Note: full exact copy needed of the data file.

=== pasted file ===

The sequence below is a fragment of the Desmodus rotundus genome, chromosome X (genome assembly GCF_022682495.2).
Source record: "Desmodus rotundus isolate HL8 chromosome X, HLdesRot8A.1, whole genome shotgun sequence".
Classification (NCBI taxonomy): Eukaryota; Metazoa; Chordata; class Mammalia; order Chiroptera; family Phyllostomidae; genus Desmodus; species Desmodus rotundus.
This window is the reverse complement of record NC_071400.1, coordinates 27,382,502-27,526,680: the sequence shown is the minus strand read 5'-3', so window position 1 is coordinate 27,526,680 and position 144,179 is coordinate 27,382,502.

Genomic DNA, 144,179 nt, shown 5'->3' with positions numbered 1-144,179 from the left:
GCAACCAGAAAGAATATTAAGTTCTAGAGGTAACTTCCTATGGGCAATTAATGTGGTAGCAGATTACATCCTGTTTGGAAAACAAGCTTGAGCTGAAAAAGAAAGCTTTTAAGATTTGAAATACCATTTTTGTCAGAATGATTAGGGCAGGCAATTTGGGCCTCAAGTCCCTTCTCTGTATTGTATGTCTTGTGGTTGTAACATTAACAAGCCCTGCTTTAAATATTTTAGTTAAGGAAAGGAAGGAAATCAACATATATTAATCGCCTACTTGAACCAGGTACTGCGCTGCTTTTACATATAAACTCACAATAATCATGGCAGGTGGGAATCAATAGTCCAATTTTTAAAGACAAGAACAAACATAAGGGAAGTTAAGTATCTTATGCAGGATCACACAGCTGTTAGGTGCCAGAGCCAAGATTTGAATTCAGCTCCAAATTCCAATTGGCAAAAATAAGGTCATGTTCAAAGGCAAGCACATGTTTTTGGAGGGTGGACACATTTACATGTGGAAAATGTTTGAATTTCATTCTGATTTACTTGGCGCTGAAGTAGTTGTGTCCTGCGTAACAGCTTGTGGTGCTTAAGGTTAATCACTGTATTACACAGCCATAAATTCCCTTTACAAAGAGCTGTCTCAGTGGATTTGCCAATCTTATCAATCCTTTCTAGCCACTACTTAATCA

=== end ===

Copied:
The sequence below is a fragment of the Desmodus rotundus genome, chromosome X (genome assembly GCF_022682495.2).
Source record: "Desmodus rotundus isolate HL8 chromosome X, HLdesRot8A.1, whole genome shotgun sequence".
Classification (NCBI taxonomy): Eukaryota; Metazoa; Chordata; class Mammalia; order Chiroptera; family Phyllostomidae; genus Desmodus; species Desmodus rotundus.
This window is the reverse complement of record NC_071400.1, coordinates 27,382,502-27,526,680: the sequence shown is the minus strand read 5'-3', so window position 1 is coordinate 27,526,680 and position 144,179 is coordinate 27,382,502.

Genomic DNA, 144,179 nt, shown 5'->3' with positions numbered 1-144,179 from the left:
GCAACCAGAAAGAATATTAAGTTCTAGAGGTAACTTCCTATGGGCAATTAATGTGGTAGCAGATTACATCCTGTTTGGAAAACAAGCTTGAGCTGAAAAAGAAAGCTTTTAAGATTTGAAATACCATTTTTGTCAGAATGATTAGGGCAGGCAATTTGGGCCTCAAGTCCCTTCTCTGTATTGTATGTCTTGTGGTTGTAACATTAACAAGCCCTGCTTTAAATATTTTAGTTAAGGAAAGGAAGGAAATCAACATATATTAATCGCCTACTTGAACCAGGTACTGCGCTGCTTTTACATATAAACTCACAATAATCATGGCAGGTGGGAATCAATAGTCCAATTTTTAAAGACAAGAACAAACATAAGGGAAGTTAAGTATCTTATGCAGGATCACACAGCTGTTAGGTGCCAGAGCCAAGATTTGAATTCAGCTCCAAATTCCAATTGGCAAAAATAAGGTCATGTTCAAAGGCAAGCACATGTTTTTGGAGGGTGGACACATTTACATGTGGAAAATGTTTGAATTTCATTCTGATTTACTTGGCGCTGAAGTAGTTGTGTCCTGCGTAACAGCTTGTGGTGCTTAAGGTTAATCACTGTATTACACAGCCATAAATTCCCTTTACAAAGAGCTGTCTCAGTGGATTTGCCAATCTTATCAATCCTTTCTAGCCACTACTTAATCA